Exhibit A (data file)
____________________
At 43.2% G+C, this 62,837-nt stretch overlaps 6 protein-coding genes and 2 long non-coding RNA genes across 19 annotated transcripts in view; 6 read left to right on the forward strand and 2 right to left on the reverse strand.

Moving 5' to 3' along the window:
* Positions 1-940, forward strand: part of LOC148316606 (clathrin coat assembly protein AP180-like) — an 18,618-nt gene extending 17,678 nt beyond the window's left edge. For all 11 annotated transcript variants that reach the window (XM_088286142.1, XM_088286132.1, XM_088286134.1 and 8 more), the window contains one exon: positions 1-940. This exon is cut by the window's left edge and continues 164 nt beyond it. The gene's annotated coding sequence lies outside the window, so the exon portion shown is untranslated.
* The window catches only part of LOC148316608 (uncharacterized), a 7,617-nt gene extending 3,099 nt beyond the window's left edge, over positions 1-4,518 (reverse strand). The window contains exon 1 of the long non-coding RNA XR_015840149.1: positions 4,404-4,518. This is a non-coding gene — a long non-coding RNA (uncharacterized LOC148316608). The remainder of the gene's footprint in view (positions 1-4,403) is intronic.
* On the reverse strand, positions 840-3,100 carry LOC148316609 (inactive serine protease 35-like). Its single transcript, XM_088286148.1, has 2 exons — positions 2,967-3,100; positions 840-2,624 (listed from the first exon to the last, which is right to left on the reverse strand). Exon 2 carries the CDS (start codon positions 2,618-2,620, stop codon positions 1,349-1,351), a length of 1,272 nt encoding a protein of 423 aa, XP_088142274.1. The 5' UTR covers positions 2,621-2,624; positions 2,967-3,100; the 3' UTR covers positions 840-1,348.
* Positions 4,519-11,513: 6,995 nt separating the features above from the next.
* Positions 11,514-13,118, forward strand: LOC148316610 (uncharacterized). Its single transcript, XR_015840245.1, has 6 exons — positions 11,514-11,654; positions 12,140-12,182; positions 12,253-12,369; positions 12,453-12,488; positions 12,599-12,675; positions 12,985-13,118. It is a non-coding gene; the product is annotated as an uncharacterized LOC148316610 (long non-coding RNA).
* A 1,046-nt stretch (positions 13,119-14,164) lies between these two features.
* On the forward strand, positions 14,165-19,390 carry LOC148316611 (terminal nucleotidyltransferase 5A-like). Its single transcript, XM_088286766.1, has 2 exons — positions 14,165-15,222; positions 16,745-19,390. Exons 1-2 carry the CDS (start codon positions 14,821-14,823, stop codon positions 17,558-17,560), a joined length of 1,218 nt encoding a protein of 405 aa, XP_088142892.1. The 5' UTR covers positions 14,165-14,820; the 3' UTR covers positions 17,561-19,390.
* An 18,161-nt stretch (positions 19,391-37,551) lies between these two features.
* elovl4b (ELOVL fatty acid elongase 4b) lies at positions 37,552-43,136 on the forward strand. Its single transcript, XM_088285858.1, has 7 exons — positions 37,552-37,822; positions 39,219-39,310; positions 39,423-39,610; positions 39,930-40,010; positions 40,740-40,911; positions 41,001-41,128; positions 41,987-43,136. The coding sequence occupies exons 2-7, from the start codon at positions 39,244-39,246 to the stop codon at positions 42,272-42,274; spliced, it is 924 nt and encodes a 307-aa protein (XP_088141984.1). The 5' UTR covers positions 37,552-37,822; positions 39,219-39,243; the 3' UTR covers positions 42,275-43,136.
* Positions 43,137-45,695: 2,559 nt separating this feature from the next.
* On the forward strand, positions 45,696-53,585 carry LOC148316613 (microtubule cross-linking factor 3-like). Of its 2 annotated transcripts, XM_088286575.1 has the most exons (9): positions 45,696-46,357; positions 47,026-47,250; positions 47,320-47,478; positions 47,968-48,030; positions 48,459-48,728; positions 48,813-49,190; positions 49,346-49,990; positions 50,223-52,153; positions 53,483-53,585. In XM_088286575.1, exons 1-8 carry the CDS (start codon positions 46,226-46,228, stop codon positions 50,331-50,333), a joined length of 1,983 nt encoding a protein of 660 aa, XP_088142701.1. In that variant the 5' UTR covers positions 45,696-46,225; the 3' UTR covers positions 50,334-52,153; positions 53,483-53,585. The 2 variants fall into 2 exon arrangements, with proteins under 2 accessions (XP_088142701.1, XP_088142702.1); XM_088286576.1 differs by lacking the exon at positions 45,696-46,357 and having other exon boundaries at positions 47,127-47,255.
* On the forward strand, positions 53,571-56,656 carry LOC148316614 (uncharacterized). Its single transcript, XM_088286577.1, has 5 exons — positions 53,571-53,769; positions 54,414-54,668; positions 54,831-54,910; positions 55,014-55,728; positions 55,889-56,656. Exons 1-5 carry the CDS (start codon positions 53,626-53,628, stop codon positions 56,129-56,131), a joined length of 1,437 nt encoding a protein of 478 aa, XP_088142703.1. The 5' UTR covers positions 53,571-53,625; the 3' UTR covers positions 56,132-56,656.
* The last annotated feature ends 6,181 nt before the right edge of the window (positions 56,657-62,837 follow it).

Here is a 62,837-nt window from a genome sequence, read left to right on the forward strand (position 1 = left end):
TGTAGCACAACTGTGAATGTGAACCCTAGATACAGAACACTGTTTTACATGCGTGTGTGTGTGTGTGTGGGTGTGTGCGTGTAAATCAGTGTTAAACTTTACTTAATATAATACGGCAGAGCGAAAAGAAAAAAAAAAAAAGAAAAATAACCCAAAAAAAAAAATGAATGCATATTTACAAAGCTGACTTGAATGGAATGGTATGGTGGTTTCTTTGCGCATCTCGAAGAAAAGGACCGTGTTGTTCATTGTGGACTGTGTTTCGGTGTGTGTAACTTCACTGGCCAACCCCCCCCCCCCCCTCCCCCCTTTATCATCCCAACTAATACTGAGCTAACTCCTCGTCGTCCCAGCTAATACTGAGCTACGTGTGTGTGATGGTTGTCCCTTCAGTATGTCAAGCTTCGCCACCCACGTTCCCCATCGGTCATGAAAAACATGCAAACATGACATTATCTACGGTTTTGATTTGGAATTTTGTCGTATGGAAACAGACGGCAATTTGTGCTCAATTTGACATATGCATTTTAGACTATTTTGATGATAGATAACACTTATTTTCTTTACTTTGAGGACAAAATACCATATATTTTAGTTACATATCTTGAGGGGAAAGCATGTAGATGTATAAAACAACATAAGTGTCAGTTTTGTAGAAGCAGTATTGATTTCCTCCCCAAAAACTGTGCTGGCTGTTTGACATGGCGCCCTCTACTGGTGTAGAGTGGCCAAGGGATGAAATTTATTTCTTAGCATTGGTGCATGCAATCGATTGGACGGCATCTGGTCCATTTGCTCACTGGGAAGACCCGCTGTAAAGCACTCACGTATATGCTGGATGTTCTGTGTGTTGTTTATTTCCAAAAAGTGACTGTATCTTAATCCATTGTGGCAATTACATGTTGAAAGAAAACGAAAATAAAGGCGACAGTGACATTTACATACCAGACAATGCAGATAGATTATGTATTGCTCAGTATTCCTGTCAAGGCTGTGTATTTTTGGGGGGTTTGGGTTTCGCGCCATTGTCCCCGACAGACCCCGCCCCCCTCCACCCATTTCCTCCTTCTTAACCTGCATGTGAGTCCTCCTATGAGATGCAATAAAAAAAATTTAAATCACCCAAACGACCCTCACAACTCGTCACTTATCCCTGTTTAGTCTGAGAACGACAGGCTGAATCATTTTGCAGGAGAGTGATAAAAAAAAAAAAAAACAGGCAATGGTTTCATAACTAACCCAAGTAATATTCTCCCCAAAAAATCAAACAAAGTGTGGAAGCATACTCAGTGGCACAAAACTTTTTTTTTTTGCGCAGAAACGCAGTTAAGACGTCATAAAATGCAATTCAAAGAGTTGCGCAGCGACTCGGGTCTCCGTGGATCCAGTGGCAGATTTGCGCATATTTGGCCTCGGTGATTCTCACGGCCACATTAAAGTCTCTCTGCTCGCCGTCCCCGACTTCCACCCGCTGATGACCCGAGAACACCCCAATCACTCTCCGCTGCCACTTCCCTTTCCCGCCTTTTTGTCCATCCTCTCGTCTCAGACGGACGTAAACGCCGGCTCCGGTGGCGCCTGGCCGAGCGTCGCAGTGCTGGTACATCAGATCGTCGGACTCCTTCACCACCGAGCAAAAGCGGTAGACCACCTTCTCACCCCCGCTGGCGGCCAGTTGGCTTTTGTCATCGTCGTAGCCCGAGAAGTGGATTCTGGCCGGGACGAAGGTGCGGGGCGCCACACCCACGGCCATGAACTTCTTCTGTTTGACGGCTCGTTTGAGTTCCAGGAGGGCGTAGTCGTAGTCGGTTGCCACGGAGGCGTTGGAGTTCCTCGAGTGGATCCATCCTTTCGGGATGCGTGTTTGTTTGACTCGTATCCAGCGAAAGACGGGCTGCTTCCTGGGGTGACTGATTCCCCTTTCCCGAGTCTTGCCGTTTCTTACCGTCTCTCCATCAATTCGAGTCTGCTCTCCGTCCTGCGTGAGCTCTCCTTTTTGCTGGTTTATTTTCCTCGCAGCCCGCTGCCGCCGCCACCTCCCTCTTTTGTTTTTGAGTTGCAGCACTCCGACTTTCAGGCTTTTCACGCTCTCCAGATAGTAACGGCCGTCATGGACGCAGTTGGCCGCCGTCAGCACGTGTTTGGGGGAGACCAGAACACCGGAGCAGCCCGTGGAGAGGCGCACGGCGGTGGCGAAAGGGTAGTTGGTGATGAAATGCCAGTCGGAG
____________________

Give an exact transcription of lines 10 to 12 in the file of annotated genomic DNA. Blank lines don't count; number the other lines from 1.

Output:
* An 18,161-nt stretch (positions 19,391-37,551) lies between these two features.
* elovl4b (ELOVL fatty acid elongase 4b) lies at positions 37,552-43,136 on the forward strand. Its single transcript, XM_088285858.1, has 7 exons — positions 37,552-37,822; positions 39,219-39,310; positions 39,423-39,610; positions 39,930-40,010; positions 40,740-40,911; positions 41,001-41,128; positions 41,987-43,136. The coding sequence occupies exons 2-7, from the start codon at positions 39,244-39,246 to the stop codon at positions 42,272-42,274; spliced, it is 924 nt and encodes a 307-aa protein (XP_088141984.1). The 5' UTR covers positions 37,552-37,822; positions 39,219-39,243; the 3' UTR covers positions 42,275-43,136.
* Positions 43,137-45,695: 2,559 nt separating this feature from the next.